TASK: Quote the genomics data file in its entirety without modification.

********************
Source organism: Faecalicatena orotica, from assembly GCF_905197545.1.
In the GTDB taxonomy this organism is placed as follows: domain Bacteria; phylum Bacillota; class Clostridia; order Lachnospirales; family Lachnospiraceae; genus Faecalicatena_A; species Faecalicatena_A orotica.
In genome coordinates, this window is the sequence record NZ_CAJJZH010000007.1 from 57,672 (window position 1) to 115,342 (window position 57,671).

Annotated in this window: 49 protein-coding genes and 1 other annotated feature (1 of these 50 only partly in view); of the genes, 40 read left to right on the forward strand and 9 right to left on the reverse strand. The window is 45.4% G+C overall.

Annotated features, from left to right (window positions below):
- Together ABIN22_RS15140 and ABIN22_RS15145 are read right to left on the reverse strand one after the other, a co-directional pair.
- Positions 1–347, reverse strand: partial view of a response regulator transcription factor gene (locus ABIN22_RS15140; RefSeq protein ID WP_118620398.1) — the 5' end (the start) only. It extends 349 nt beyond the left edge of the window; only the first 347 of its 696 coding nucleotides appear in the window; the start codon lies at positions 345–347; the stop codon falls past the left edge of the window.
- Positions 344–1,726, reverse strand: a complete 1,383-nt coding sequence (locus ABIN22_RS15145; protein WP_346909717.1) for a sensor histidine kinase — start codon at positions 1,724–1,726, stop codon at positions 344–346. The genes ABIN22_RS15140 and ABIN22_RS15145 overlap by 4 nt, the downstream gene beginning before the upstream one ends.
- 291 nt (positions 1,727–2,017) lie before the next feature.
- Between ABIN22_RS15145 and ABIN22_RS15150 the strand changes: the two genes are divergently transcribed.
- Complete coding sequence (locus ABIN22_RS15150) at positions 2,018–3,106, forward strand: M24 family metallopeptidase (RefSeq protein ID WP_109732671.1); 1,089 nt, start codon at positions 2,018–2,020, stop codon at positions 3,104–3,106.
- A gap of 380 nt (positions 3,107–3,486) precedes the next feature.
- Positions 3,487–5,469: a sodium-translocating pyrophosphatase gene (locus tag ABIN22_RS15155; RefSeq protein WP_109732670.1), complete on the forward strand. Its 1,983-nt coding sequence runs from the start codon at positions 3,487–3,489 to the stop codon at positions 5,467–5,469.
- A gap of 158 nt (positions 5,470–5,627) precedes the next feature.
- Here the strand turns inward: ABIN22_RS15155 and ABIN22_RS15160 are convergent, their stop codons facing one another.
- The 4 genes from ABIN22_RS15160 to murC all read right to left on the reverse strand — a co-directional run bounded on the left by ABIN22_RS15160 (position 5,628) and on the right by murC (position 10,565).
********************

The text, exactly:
Source organism: Faecalicatena orotica, from assembly GCF_905197545.1.
In the GTDB taxonomy this organism is placed as follows: domain Bacteria; phylum Bacillota; class Clostridia; order Lachnospirales; family Lachnospiraceae; genus Faecalicatena_A; species Faecalicatena_A orotica.
In genome coordinates, this window is the sequence record NZ_CAJJZH010000007.1 from 57,672 (window position 1) to 115,342 (window position 57,671).

Annotated in this window: 49 protein-coding genes and 1 other annotated feature (1 of these 50 only partly in view); of the genes, 40 read left to right on the forward strand and 9 right to left on the reverse strand. The window is 45.4% G+C overall.

Annotated features, from left to right (window positions below):
- Together ABIN22_RS15140 and ABIN22_RS15145 are read right to left on the reverse strand one after the other, a co-directional pair.
- Positions 1–347, reverse strand: partial view of a response regulator transcription factor gene (locus ABIN22_RS15140; RefSeq protein ID WP_118620398.1) — the 5' end (the start) only. It extends 349 nt beyond the left edge of the window; only the first 347 of its 696 coding nucleotides appear in the window; the start codon lies at positions 345–347; the stop codon falls past the left edge of the window.
- Positions 344–1,726, reverse strand: a complete 1,383-nt coding sequence (locus ABIN22_RS15145; protein WP_346909717.1) for a sensor histidine kinase — start codon at positions 1,724–1,726, stop codon at positions 344–346. The genes ABIN22_RS15140 and ABIN22_RS15145 overlap by 4 nt, the downstream gene beginning before the upstream one ends.
- 291 nt (positions 1,727–2,017) lie before the next feature.
- Between ABIN22_RS15145 and ABIN22_RS15150 the strand changes: the two genes are divergently transcribed.
- Complete coding sequence (locus ABIN22_RS15150) at positions 2,018–3,106, forward strand: M24 family metallopeptidase (RefSeq protein ID WP_109732671.1); 1,089 nt, start codon at positions 2,018–2,020, stop codon at positions 3,104–3,106.
- A gap of 380 nt (positions 3,107–3,486) precedes the next feature.
- Positions 3,487–5,469: a sodium-translocating pyrophosphatase gene (locus tag ABIN22_RS15155; RefSeq protein WP_109732670.1), complete on the forward strand. Its 1,983-nt coding sequence runs from the start codon at positions 3,487–3,489 to the stop codon at positions 5,467–5,469.
- A gap of 158 nt (positions 5,470–5,627) precedes the next feature.
- Here the strand turns inward: ABIN22_RS15155 and ABIN22_RS15160 are convergent, their stop codons facing one another.
- The 4 genes from ABIN22_RS15160 to murC all read right to left on the reverse strand — a co-directional run bounded on the left by ABIN22_RS15160 (position 5,628) and on the right by murC (position 10,565).